Results 1 to 7 of 7
  1. #1
    Join Date
    Mar 2007
    Location
    S.W. Missouri
    Posts
    71

    Default Another Truss question

    In an inspection today everything looked good accept these truss joints. It looks to me that modification were made in the field and nail plates should have been installed on these joints. Any thoughts?

    Similar Threads:
    ***IMPORTANT*** You Need To Register To View Images ***IMPORTANT*** You Need To Register To View Images
    2018 ASHI InspectionWorld

  2. #2
    Join Date
    Mar 2007
    Location
    Orlando, FL
    Posts
    1,340

    Default Re: Another Truss question

    That looks like an attic truss combined with stick framing. The attic truss designs I've seen are all assembled as a unit in the factory.

    Do you have any photos showing a wider view?

    Dom.


  3. #3
    Join Date
    Mar 2007
    Location
    S.W. Missouri
    Posts
    71

    Default Re: Another Truss question

    No I don't. I will try to describe the situation.
    There is a square box truss and then there is what looks like a traditional truss sitting on top of that to form the ridge and it looks like then they extended rafters from the corner you see, down to the eve. I hope that makes sense.


  4. #4
    Join Date
    Mar 2007
    Location
    Ormond Beach, Florida
    Posts
    26,248

    Default Re: Another Truss question

    To expand on what Bob R. said: a piggy-back trusses setting on top of another truss (this is done to meet width limitations when trucking the trusses on the trucks), then someone added the rafters down to below.

    Typically, I would see straps/plates/gussets holding the piggy-back trusses to the trusses below, and holding the rafter to the truss it is bearing on at that corner.

    Jerry Peck, Construction / Litigation Consultant
    Construction Litigation Consultants, LLC ( www.ConstructionLitigationConsultants.com )
    www.AskCodeMan.com

  5. #5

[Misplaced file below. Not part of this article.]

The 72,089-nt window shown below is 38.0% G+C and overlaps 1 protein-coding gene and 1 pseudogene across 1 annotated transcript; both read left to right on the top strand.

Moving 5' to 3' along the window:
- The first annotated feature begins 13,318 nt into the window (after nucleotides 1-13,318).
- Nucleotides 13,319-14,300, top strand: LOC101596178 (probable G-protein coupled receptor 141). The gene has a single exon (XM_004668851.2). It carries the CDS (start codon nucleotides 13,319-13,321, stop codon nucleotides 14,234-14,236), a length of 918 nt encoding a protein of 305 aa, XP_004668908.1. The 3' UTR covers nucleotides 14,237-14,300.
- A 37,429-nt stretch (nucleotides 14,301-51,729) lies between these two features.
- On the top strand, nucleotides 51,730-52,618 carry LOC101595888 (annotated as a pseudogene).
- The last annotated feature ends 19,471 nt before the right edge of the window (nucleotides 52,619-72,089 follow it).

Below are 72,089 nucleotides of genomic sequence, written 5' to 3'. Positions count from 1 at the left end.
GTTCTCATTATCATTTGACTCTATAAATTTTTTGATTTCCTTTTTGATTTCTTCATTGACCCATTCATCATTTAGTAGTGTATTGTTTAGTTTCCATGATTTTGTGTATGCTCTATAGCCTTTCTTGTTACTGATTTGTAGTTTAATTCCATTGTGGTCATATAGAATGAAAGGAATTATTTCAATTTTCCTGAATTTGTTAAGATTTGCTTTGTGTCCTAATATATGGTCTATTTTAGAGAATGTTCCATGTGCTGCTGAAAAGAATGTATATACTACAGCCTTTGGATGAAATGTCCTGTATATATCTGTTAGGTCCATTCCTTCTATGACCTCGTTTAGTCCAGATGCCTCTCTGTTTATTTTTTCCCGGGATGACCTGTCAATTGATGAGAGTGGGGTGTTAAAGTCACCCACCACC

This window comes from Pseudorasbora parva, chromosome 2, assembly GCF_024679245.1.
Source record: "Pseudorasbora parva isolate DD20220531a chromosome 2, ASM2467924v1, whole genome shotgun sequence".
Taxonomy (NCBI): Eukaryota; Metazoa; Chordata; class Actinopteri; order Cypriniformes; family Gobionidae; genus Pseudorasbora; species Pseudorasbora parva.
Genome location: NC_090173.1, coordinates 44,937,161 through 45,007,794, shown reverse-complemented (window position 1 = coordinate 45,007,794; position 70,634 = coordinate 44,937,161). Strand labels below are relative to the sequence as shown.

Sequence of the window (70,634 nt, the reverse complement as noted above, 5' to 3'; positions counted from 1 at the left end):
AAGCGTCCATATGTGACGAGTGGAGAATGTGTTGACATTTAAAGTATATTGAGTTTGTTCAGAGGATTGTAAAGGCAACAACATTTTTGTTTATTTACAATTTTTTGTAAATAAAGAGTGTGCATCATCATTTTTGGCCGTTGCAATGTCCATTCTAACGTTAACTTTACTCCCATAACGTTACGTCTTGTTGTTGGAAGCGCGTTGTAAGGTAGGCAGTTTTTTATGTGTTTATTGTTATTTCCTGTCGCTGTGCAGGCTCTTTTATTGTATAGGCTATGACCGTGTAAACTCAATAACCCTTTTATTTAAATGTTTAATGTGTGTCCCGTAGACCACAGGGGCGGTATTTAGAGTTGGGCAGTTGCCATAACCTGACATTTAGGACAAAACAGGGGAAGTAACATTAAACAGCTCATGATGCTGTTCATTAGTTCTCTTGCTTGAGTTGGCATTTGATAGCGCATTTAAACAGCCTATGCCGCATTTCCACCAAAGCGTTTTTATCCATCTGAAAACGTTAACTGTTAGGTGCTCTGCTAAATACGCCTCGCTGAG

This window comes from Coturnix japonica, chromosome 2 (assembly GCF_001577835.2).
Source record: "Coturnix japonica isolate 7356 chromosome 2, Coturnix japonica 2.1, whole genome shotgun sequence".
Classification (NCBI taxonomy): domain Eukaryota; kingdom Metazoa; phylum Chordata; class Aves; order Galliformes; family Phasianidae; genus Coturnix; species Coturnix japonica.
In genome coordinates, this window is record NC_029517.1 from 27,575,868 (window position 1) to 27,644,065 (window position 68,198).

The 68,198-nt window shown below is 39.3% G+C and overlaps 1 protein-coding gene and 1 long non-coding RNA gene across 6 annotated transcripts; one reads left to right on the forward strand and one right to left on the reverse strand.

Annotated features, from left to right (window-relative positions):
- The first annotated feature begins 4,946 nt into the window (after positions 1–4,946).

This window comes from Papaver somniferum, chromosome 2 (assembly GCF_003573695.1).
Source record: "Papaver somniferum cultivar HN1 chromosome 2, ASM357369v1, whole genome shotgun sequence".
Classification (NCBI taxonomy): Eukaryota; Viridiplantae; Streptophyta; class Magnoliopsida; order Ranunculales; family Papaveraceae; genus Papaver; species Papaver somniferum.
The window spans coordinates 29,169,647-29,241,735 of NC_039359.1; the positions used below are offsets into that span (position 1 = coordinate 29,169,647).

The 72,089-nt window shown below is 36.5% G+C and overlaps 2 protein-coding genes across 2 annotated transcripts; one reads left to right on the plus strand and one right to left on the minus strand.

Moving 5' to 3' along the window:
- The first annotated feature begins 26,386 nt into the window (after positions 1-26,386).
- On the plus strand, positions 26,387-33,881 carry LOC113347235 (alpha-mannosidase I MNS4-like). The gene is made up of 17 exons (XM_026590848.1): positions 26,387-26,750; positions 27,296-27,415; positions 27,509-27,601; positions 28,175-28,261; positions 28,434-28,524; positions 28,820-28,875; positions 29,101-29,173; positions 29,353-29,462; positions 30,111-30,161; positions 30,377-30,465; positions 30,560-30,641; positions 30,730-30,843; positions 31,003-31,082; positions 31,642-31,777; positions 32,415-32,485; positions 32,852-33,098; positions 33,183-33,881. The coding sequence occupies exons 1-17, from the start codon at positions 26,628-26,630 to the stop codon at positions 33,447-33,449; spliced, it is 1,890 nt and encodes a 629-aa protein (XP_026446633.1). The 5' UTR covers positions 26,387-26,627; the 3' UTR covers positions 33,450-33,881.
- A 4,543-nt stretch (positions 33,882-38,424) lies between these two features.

A.D. Miller's Avatar
    A.D. Miller Guest

    Default Re: Another Truss question

    This could be what the "designer" intended. Short of having a truss schedule and/or a roof framing plan, you cannot second guess the genius who thought it up. You can, however, defer to his infinite wisdom in your report by stating something to the effect: This hybrid truss/stick frame roof system appears to be inadequately joined where the systems meet. You are strongly urged to have a representative of the design engineer's firm inspect and verify the correctness of this installation in writing, replete with the design engineer's stamp and signature.


  6. #6
    Join Date
    Mar 2007
    Location
    S.W. Missouri
    Posts
    71

    Default Re: Another Truss question

    I guess it would be a good time to tell, that the buyer had an engineer give a report on this house the week before my inspection. His report, from what the buyer said, had nothing significant to report.
    I am leaning toward calling this, just to be safe.


  7. #7
    A.D. Miller's Avatar
    A.D. Miller Guest

    Default Re: Another Truss question

    Quote Originally Posted by Bob R View Post
    I guess it would be a good time to tell, that the buyer had an engineer give a report on this house the week before my inspection. His report, from what the buyer said, had nothing significant to report.
    I am leaning toward calling this, just to be safe.
    BR: It was likely a structural engineer. Those with this designation who work in the residential arena are often not very good engineers. Even if they are competent at addressing foundation issues they likely will not no anything at all about truss design. The P.E. designation sometimes indicates Partially Educated.


Bookmarks

Posting Permissions

  • You may not post new threads
  • You may not post replies
  • You may not post attachments
  • You may not edit your posts
  •